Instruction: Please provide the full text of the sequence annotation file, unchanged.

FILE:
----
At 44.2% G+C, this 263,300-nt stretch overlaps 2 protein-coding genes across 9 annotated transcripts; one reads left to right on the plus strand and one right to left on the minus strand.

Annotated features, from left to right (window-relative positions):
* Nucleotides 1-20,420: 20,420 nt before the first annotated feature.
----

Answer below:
At 44.2% G+C, this 263,300-nt stretch overlaps 2 protein-coding genes across 9 annotated transcripts; one reads left to right on the plus strand and one right to left on the minus strand.

Annotated features, from left to right (window-relative positions):
* Nucleotides 1-20,420: 20,420 nt before the first annotated feature.